Mississippi River
Delta Region
Global Warming
City History


Causes of Wetland Degradation

Erosion due to canals

Written by Leigh Casadaban

As a threat to interior wetlands, canals are among the many man-made engineering projects that affect nature on a large scale.  Canals were created in Louisiana’s wetlands to serve two main purposes: allow industrial traffic to the port city in the form of navigation canals, and transfer oil and gas to locations around the nation in the form of pipeline canals.  Starting in the 1940s, a surge of engineered navigation canals turned natural delta tributaries between New Orleans and the Gulf of Mexico into stricter paths, as well as created random barriers through wetlands, inhibiting exchange of water, sediment, and nutrients.  Ten major navigation canals now exist for ships and barges that require deep, unobstructed waterways for industrial transportation.  The wetland area, which once relied on constant sedimentation from river flooding, began to dry and sink below the water level, causing them to disappear.  Also, pipeline canals extend for more than 38,000 kilometers, cutting through ecosystems of Louisiana’s coast.  Aside from wave induced erosion, these deep canals introduce saltwater to the wetlands and contaminate marshes and freshwater ecosystems.  While some brackish ecosystems develop, saltwater intrusion does erode vegetation and kills wildlife habitat in more sensitive freshwater ecosystems, causing erosion from within.  This internal erosion has affected the wetlands’ ability to absorb tropical storms before they reach inland cities like New Orleans.  As a result, the city has been more susceptible to storm damage. Industry representatives admit responsibility for 10 to 20 percent of wetland loss, but others have suggested that industry canals cause anywhere from 50 to 80 percent of erosion.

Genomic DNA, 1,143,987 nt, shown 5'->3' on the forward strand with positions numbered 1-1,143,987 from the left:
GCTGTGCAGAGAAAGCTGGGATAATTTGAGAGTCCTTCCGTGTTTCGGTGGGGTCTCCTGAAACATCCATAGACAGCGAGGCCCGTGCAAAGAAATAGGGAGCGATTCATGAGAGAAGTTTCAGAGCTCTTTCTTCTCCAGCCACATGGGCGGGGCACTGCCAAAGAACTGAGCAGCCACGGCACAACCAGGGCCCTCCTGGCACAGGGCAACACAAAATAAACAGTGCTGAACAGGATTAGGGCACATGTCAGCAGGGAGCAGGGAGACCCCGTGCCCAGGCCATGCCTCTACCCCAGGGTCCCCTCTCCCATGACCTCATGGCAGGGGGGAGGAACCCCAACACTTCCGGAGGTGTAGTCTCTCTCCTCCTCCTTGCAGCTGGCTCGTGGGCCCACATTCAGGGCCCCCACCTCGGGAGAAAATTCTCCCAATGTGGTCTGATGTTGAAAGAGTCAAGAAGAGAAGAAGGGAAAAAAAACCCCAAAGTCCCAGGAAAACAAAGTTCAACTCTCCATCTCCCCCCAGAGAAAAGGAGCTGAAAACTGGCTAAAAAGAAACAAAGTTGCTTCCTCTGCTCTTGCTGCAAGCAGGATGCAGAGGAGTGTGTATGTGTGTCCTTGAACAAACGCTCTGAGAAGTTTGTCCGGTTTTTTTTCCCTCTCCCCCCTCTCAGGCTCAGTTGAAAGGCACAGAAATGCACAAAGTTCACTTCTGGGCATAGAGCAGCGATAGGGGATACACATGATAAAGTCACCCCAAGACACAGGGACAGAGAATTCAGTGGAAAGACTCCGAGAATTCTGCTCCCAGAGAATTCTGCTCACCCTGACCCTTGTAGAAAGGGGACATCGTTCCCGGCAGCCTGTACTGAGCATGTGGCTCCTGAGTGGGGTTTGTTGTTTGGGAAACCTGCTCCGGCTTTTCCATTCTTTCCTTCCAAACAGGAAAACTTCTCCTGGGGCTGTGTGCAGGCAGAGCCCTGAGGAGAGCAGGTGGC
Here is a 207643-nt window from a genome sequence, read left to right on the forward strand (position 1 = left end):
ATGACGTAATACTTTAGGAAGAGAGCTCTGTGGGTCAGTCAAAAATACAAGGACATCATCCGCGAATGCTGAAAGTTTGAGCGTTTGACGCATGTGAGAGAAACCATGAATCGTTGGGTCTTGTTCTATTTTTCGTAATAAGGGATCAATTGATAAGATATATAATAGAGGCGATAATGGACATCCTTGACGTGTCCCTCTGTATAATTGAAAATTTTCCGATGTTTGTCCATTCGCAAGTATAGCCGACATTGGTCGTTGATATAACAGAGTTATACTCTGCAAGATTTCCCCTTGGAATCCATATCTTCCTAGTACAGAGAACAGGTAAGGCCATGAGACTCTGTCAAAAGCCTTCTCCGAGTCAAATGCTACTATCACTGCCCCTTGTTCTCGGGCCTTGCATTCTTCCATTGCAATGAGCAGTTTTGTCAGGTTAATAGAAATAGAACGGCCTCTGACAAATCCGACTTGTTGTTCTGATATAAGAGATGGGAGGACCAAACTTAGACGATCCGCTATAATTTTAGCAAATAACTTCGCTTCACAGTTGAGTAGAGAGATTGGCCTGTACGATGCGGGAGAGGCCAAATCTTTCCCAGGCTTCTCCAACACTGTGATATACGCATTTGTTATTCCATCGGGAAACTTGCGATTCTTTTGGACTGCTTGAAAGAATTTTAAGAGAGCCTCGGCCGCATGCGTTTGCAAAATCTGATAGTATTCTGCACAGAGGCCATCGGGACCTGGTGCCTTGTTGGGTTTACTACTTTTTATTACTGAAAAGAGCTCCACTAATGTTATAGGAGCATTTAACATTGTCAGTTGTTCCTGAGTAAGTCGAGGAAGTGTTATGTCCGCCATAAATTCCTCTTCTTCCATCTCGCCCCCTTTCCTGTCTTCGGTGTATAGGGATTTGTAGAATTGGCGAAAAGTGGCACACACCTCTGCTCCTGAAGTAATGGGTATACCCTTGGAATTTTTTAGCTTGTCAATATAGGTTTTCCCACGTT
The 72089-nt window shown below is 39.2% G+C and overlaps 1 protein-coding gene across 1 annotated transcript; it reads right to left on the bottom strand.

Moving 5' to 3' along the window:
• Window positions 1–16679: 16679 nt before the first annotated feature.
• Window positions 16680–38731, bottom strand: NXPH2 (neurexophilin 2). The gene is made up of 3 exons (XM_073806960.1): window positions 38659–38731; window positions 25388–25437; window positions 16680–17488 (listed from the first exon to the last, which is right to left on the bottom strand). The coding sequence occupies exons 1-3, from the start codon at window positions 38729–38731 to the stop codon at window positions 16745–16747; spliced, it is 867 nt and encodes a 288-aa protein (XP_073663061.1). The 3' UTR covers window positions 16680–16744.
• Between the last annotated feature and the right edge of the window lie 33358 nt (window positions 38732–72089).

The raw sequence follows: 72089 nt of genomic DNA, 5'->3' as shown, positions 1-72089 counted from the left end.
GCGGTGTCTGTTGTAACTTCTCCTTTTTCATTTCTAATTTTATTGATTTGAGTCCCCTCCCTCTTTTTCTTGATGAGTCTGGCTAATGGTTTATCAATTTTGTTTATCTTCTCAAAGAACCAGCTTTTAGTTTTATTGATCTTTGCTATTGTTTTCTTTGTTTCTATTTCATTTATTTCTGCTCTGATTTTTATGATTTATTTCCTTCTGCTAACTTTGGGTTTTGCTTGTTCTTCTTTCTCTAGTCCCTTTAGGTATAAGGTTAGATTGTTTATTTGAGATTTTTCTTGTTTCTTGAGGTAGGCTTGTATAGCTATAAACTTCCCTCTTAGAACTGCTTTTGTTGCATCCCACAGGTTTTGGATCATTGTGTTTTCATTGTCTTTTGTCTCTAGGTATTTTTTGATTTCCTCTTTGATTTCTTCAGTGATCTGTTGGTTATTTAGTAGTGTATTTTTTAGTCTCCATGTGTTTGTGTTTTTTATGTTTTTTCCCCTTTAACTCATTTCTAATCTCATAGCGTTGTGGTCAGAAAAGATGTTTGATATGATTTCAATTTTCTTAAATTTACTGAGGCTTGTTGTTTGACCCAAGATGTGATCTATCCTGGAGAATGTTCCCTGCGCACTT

(lacoast.gov and USGS press  release: "Without Restoration, Coastal Land Loss to Continue").

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Erosion due to natural processes
Written by Sara Barnowski

Weathering and erosion are natural processes.  Weathering causes the breakdown of parent material into soil, and wears away at mountains and cliffs.  Erosion is when existing sediment is transported by wind and water to new locations.  When nature is left to her own devices, the rate of erosion equals the rate of soil formation, so the cycle is always in a state of equilibrium (“Natural Erosion,” 2006).  It is when human activities catalyze the rate of erosion without doing anything to supplement the rate of soil formation that ecosystems run into trouble.  The Louisiana wetlands are especially vulnerable because the amount of water that flows through them on a daily basis washes away sediment, which is no longer replaced by river overflow since human interaction has put extreme constraints on the river.  The USGS estimates that between 1932 and 2000 Louisiana lost 1,900 square miles of coastal marshland (2006).

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Written by Leigh Casadaban